A quarter-century after the U.S. Food and Drug Administration approved the first prescription drugs based on the main psychoactive ingredient in marijuana, additional medicines derived from or inspired by the cannabis plant itself could soon be making their way to pharmacy shelves, according to drug companies, small biotech firms and university scientists.
Last week, a new bill was introduced by lawmakers that would remove the federal ban on marijuana and let states produce, regulate and tax it. Though it's unclear how much traction the bill will achieve, it shifts the debate from a moral to an economic one and raises a number of questions about consumer safety.
WeGrow, a just-opened marijuana superstore in Phoenix, boasts 21,000 square feet of cannabis gardening tools and a "plant whisperer" who makes house calls. It dubs itself the "Walmart of Weed," and hopes its big-box mentality will lure the country's budding legions of medical-marijuana users.
Many are watching to see if voters say yes to Proposition 19, the controversial ballot measure that would legalize marijuana in California. Advocates say it would be a moneymaker. Opponents see nothing but trouble ahead if Prop 19 passes.
The FTC has cleared a BHP Billiton bid for Potash Corp., but that hardly matters. Authorities in the fertilizer company's home country of Canada may not approve the transaction. And it looks like BHP won't be the only bidder. The giant Chinese conglomerate Sinochem is working on an offer.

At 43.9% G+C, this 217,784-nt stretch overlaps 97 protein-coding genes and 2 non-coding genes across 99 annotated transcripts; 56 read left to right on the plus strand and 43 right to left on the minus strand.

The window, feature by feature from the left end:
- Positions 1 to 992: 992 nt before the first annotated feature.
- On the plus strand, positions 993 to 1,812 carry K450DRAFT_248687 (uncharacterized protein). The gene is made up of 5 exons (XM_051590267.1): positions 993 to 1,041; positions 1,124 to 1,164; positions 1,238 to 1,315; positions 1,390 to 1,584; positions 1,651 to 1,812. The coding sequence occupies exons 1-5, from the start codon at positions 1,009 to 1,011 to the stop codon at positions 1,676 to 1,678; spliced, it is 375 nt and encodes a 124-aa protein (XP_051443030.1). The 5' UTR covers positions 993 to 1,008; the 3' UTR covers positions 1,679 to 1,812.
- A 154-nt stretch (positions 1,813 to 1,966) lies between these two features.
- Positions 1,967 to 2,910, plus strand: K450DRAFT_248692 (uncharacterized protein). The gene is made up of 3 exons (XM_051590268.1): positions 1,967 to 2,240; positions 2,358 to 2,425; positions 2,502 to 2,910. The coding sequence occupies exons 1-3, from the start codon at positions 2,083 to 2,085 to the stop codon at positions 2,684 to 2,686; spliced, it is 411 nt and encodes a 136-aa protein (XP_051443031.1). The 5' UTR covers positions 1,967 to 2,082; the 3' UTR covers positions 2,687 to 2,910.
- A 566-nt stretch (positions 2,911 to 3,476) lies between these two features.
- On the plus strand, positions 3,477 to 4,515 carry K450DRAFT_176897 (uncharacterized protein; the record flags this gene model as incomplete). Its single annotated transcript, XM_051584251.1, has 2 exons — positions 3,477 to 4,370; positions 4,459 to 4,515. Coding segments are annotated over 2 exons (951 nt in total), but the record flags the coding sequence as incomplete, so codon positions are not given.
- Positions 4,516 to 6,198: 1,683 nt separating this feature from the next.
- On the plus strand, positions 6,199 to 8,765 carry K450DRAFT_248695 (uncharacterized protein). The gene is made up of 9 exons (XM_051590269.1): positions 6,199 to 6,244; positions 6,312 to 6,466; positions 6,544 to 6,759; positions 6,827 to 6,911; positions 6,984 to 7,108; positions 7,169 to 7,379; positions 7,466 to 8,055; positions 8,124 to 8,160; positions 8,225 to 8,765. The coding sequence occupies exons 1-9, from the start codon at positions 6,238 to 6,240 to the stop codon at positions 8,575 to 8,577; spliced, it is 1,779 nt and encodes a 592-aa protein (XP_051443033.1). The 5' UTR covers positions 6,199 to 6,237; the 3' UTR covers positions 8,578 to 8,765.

After rejecting a $38 billion offer from BHP Billiton, Potash Corp. is now very much in play. Investors have good reason to think that the stock price could be headed much higher in the coming weeks.
BHP Billiton isn't going down without a fight. A day after fertilizer giant Potash rejected its takeover offer, the giant mining company has taken its $40 billion bid directly to Potash shareholders.
Marijuana legalization proponents can see a day when the marijuana market looks like the alcohol industry. There would a range of quality among the products offered. And there would be taxes assessed -- perhaps even heavy taxes.
New Jersey was the fourteenth state to legalize medical marijuana, but current governor Chris Christie is placing such harsh restrictions on the prospective business that some question whether it will ever get off the ground.
When the state of California announced that a marijuana legalization measure would be on the state's November ballot, the ensuing discussion covered a range of topics from medicine to morality. But few pundits brought up the biggest factor of them all: money. With a potential market of millions of pot smokers, decriminalization of marijuana could open the door to a vast, largely-untapped market for smoking paraphernalia, accessories and other lifestyle accoutrements.